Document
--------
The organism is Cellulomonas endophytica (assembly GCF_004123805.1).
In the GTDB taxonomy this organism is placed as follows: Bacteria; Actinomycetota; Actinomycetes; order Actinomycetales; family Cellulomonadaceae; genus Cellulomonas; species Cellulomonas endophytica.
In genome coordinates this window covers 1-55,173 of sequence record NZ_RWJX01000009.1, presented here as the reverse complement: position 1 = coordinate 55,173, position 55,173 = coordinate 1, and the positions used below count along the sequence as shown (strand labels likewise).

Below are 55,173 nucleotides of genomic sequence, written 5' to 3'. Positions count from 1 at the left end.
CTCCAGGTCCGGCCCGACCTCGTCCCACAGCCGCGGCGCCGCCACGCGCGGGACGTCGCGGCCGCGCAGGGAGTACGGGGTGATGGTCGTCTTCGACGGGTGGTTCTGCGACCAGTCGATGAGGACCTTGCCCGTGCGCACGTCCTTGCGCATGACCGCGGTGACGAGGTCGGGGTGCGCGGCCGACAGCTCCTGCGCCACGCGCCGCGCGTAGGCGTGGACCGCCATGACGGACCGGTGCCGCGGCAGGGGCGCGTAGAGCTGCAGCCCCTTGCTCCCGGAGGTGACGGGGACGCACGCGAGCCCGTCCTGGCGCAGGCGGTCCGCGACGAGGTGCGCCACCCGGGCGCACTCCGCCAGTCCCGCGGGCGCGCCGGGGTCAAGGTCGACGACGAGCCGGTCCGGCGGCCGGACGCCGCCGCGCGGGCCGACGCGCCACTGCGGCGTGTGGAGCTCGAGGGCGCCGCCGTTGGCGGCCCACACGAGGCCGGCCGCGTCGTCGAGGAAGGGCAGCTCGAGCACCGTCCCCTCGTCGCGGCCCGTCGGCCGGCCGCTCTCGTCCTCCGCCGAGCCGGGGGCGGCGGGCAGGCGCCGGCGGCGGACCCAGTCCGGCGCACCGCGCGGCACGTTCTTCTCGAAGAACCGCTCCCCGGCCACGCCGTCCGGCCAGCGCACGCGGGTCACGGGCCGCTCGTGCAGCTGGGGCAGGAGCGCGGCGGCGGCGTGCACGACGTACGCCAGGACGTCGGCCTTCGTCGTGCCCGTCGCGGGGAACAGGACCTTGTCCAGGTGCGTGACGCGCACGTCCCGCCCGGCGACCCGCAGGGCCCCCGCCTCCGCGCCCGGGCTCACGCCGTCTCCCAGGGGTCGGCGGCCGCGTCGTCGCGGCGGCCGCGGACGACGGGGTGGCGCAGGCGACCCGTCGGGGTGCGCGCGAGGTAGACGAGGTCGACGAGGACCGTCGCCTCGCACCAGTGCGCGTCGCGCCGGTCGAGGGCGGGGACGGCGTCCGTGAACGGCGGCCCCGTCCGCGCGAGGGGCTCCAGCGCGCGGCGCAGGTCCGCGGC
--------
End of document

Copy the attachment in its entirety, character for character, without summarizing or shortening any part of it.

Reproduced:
The organism is Cellulomonas endophytica (assembly GCF_004123805.1).
In the GTDB taxonomy this organism is placed as follows: Bacteria; Actinomycetota; Actinomycetes; order Actinomycetales; family Cellulomonadaceae; genus Cellulomonas; species Cellulomonas endophytica.
In genome coordinates this window covers 1-55,173 of sequence record NZ_RWJX01000009.1, presented here as the reverse complement: position 1 = coordinate 55,173, position 55,173 = coordinate 1, and the positions used below count along the sequence as shown (strand labels likewise).

Below are 55,173 nucleotides of genomic sequence, written 5' to 3'. Positions count from 1 at the left end.
CTCCAGGTCCGGCCCGACCTCGTCCCACAGCCGCGGCGCCGCCACGCGCGGGACGTCGCGGCCGCGCAGGGAGTACGGGGTGATGGTCGTCTTCGACGGGTGGTTCTGCGACCAGTCGATGAGGACCTTGCCCGTGCGCACGTCCTTGCGCATGACCGCGGTGACGAGGTCGGGGTGCGCGGCCGACAGCTCCTGCGCCACGCGCCGCGCGTAGGCGTGGACCGCCATGACGGACCGGTGCCGCGGCAGGGGCGCGTAGAGCTGCAGCCCCTTGCTCCCGGAGGTGACGGGGACGCACGCGAGCCCGTCCTGGCGCAGGCGGTCCGCGACGAGGTGCGCCACCCGGGCGCACTCCGCCAGTCCCGCGGGCGCGCCGGGGTCAAGGTCGACGACGAGCCGGTCCGGCGGCCGGACGCCGCCGCGCGGGCCGACGCGCCACTGCGGCGTGTGGAGCTCGAGGGCGCCGCCGTTGGCGGCCCACACGAGGCCGGCCGCGTCGTCGAGGAAGGGCAGCTCGAGCACCGTCCCCTCGTCGCGGCCCGTCGGCCGGCCGCTCTCGTCCTCCGCCGAGCCGGGGGCGGCGGGCAGGCGCCGGCGGCGGACCCAGTCCGGCGCACCGCGCGGCACGTTCTTCTCGAAGAACCGCTCCCCGGCCACGCCGTCCGGCCAGCGCACGCGGGTCACGGGCCGCTCGTGCAGCTGGGGCAGGAGCGCGGCGGCGGCGTGCACGACGTACGCCAGGACGTCGGCCTTCGTCGTGCCCGTCGCGGGGAACAGGACCTTGTCCAGGTGCGTGACGCGCACGTCCCGCCCGGCGACCCGCAGGGCCCCCGCCTCCGCGCCCGGGCTCACGCCGTCTCCCAGGGGTCGGCGGCCGCGTCGTCGCGGCGGCCGCGGACGACGGGGTGGCGCAGGCGACCCGTCGGGGTGCGCGCGAGGTAGACGAGGTCGACGAGGACCGTCGCCTCGCACCAGTGCGCGTCGCGCCGGTCGAGGGCGGGGACGGCGTCCGTGAACGGCGGCCCCGTCCGCGCGAGGGGCTCCAGCGCGCGGCGCAGGTCCGCGGC